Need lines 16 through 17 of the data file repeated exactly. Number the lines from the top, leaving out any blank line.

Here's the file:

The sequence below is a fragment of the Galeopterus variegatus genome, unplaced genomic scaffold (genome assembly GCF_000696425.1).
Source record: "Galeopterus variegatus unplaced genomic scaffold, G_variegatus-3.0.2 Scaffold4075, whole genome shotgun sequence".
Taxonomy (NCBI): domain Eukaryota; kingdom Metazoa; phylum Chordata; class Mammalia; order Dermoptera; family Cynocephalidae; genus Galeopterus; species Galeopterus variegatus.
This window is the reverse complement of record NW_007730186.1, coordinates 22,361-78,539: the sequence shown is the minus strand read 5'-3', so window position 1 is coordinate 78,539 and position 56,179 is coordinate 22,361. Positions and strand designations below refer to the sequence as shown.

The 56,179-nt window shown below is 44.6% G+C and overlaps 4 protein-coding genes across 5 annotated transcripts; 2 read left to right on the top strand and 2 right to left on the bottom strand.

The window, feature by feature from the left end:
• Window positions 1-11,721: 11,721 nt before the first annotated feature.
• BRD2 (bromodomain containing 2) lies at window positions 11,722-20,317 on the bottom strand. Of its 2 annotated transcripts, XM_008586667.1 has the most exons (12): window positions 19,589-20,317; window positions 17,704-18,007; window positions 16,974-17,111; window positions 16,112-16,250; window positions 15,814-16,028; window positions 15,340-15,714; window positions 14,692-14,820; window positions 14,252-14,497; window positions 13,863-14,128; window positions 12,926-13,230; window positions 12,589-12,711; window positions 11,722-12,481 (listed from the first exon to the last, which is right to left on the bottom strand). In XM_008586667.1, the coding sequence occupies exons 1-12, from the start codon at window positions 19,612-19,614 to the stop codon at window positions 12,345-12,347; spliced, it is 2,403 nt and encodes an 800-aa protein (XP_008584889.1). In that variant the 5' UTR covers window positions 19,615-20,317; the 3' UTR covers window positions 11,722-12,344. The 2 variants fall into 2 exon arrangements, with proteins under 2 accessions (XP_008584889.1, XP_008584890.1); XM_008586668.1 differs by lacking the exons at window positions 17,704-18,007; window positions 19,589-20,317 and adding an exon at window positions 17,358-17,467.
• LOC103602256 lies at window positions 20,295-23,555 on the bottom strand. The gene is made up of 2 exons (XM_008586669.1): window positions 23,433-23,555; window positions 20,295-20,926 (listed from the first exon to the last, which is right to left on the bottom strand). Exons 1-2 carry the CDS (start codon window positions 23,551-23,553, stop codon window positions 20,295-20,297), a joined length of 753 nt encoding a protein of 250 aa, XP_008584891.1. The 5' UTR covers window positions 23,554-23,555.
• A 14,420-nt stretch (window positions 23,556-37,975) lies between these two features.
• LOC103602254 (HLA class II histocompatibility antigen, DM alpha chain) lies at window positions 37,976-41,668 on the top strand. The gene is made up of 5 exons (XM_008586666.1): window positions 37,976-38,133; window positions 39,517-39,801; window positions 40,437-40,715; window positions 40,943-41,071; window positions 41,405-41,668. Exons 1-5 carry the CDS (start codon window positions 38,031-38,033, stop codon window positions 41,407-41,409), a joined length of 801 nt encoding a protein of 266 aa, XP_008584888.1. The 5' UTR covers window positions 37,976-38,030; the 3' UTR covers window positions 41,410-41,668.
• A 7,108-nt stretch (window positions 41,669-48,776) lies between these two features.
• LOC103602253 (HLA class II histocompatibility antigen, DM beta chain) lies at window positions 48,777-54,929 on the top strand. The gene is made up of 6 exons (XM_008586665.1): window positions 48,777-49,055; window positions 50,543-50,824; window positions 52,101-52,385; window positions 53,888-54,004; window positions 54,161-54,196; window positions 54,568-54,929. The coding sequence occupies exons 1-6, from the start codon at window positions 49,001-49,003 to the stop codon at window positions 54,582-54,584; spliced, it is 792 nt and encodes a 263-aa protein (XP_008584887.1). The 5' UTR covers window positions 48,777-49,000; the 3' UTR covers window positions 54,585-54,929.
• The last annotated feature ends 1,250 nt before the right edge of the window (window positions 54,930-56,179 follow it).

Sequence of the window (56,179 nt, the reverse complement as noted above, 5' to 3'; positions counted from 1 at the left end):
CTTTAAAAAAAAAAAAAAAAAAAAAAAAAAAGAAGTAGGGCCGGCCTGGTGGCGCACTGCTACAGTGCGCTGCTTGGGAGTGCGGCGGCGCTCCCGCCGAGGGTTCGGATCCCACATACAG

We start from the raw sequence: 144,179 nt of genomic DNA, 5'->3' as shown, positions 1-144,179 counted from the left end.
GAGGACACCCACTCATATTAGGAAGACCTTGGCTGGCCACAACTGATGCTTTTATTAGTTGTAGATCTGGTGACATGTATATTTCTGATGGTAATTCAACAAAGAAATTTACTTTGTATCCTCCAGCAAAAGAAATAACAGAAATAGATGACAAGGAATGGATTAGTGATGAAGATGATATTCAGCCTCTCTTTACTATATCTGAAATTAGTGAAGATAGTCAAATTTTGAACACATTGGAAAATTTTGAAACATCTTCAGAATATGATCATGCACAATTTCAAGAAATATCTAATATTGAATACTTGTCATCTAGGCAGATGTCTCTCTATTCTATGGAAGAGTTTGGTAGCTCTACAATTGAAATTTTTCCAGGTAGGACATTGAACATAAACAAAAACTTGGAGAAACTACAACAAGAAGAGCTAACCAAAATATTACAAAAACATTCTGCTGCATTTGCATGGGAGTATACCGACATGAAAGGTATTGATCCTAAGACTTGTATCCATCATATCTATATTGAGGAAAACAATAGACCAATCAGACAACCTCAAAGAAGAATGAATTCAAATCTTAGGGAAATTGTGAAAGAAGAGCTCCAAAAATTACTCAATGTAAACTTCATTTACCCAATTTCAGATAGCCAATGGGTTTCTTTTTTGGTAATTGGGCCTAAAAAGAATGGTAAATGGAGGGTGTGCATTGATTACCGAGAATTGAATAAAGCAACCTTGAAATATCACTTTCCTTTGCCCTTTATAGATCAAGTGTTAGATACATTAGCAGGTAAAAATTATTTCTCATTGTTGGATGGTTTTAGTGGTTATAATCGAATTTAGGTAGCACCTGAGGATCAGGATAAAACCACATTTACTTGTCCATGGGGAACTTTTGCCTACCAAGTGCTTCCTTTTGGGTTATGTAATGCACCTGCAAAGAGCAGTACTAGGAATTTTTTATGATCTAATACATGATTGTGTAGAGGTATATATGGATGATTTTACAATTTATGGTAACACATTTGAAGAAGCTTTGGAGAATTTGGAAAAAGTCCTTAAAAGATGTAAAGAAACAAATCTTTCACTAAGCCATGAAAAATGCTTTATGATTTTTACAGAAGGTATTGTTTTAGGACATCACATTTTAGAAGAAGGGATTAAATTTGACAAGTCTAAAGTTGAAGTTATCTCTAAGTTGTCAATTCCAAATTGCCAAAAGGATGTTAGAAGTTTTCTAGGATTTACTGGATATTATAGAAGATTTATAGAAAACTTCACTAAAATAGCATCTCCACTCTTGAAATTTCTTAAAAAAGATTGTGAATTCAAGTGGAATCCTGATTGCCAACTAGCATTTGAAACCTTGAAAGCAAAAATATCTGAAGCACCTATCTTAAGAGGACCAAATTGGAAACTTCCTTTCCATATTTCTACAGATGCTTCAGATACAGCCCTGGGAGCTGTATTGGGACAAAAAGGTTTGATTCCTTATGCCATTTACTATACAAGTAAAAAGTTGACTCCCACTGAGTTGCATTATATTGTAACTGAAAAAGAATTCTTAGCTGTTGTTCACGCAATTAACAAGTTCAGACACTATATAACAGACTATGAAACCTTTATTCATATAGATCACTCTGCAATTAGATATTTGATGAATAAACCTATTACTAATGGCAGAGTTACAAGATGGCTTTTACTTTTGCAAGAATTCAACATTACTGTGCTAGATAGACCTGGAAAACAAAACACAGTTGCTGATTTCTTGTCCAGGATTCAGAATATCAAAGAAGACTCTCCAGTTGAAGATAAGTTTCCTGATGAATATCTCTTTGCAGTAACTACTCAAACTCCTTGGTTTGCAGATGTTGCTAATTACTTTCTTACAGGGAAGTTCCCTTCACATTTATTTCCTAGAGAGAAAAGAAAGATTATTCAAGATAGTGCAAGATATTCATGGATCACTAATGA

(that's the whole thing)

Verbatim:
CTTTAAAAAAAAAAAAAAAAAAAAAAAAAAAGAAGTAGGGCCGGCCTGGTGGCGCACTGCTACAGTGCGCTGCTTGGGAGTGCGGCGGCGCTCCCGCCGAGGGTTCGGATCCCACATACAG

We start from the raw sequence: 144,179 nt of genomic DNA, 5'->3' as shown, positions 1-144,179 counted from the left end.